By Bonnie Buol Ruszczyk
May 29, 2012 – McDonough, GA – A growing body of research has documented the underrepresentation of women in technical positions in US companies. Women hold 24 percent of technology jobs, yet represent half of the total workforce. This underrepresentation persists even though the demand for technical talent remains high: computer occupations are expected to grow by 32 percent between 2008 and 2018.*
Enter The Metis Movement, an organization created with one goal in mind: to help women in technology SOAR. SOAR stands for strategize, optimize, accelerate and retain, each an important part of this unique and supportive community. This organization is staffed with coaching, training, human resources, recruiting and development experts, giving members access to a wealth of knowledge and experience they can apply to their own career development.
The Metis Movement was founded by Lynn Anderson who has worked in technology positions for many years. She saw firsthand the challenges women in this field often encounter and decided to do something about it by creating the Metis Movement. “I’m so excited to offer a place where women can find the support and coaching they need to advance their careers in technology,” says Anderson
The Metis Movement has two initial focuses, helping women in technology on an individual level throughout their career as well as consulting with businesses that want to recruit, promote and retain women in technology positions. Individual services include: career and life planning, individual coaching, skill development, job placement, training, workshops, assessments, on-line communities and networking events. The Metis Movement can help companies create diversity and women’s programs, consult with them on programs that will encourage women to seek positions of leadership at their company, and deliver targeted development programs specific to that company’s needs. Additional company services include women’s programs creation, guidance on creating diversity initiatives, candidate placement, assessments and training.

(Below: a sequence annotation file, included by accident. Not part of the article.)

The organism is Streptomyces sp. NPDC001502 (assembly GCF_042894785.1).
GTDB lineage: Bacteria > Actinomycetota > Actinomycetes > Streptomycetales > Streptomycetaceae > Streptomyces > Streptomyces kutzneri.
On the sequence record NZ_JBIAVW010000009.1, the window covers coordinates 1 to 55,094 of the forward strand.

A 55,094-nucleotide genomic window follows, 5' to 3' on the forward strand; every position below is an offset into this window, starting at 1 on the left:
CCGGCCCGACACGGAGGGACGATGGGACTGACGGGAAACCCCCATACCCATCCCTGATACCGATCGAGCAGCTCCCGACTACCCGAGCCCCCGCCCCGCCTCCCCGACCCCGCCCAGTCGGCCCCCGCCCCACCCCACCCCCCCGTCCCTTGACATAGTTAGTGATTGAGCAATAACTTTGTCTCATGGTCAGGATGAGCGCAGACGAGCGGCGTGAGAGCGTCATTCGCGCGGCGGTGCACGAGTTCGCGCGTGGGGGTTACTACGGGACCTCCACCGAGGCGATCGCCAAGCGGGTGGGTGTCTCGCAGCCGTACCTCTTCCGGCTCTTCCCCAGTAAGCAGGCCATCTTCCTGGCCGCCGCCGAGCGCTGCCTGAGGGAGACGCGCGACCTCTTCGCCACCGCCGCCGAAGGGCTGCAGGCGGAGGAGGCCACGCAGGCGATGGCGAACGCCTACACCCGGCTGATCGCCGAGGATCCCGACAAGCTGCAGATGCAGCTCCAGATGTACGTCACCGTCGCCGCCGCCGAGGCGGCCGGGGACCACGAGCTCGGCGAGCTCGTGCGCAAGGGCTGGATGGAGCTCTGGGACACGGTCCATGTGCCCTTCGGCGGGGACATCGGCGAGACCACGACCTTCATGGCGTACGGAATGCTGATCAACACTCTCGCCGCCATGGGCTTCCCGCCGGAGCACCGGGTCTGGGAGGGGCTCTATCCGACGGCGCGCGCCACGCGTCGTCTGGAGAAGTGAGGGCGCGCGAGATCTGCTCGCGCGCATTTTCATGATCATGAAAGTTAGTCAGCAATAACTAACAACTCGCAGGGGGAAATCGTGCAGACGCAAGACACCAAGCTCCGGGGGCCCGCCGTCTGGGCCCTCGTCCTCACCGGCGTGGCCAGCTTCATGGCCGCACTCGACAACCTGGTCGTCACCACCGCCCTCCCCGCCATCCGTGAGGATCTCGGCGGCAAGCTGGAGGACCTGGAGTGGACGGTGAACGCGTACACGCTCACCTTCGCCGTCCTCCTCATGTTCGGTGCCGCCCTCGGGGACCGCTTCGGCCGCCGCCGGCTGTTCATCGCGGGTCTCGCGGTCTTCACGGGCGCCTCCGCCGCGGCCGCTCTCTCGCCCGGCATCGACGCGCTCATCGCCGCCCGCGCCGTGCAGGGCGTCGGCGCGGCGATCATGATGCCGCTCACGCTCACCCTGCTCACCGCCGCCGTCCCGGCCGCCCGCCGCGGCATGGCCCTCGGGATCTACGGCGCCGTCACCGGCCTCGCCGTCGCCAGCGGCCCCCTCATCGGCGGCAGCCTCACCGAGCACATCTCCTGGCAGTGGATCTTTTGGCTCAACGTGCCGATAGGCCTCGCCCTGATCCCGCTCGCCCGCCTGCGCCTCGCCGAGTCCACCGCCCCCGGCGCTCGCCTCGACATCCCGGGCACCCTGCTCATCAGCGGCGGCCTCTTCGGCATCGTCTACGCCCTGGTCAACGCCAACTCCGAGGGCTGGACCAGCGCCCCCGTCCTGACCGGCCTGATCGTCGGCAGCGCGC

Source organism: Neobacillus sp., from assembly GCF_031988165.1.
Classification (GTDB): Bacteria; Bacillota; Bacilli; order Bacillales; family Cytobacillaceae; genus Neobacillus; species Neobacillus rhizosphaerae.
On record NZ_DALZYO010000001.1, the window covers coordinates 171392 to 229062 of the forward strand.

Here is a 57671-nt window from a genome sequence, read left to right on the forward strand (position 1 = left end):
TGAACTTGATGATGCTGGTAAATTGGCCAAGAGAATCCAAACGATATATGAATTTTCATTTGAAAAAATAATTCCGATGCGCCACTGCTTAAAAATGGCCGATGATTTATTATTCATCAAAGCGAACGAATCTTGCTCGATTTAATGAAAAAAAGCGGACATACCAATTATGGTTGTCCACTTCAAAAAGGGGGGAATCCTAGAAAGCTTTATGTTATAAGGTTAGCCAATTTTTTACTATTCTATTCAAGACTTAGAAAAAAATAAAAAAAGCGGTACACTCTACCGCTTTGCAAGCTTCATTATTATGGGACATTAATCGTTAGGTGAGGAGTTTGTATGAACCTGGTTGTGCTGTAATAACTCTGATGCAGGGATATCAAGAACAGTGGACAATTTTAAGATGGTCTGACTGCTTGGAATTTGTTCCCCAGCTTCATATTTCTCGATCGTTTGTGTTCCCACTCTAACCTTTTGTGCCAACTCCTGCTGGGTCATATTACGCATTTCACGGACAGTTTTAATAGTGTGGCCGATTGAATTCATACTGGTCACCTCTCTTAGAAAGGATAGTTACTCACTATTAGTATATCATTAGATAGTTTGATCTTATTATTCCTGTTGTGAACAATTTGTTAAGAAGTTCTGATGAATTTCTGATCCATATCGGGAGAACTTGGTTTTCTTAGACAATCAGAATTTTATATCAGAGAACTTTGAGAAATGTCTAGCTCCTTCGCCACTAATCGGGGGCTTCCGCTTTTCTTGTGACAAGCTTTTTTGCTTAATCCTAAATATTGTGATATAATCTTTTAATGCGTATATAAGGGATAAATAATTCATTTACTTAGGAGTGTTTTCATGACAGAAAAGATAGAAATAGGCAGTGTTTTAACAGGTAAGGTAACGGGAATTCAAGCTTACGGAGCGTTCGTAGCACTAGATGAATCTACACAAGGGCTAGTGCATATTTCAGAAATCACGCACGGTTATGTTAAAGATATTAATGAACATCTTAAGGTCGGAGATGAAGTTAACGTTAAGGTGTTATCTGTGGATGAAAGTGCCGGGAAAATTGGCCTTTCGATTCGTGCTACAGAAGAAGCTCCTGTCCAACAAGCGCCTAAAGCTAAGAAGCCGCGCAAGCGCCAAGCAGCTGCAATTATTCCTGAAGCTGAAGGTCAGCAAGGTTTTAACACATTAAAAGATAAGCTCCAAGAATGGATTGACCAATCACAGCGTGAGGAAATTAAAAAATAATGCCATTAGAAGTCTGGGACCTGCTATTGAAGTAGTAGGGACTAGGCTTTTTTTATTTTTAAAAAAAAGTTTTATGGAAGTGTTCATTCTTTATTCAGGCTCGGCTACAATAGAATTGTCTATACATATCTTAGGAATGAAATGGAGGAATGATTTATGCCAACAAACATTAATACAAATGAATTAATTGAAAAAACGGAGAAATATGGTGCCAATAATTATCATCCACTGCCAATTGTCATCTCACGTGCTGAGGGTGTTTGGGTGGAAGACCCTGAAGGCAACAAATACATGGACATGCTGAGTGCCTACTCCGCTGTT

“Having been in technology leadership for many years,” says Anderson, “I know the difficulties women face in this environment. We want to promote awareness at companies that women in technical leadership positions will positively impact the bottom-line, as well as coach individual women on how to get the careers they have always wanted.”
To learn more about The Metis Movement, visit their website at metismovement.com
*Senior Technical Women: A Profile of Success, by Caroline Simard, PhD and Shannon K. Gilmartin, PhD. Published by the Anita Borg Institute for Women and Technology.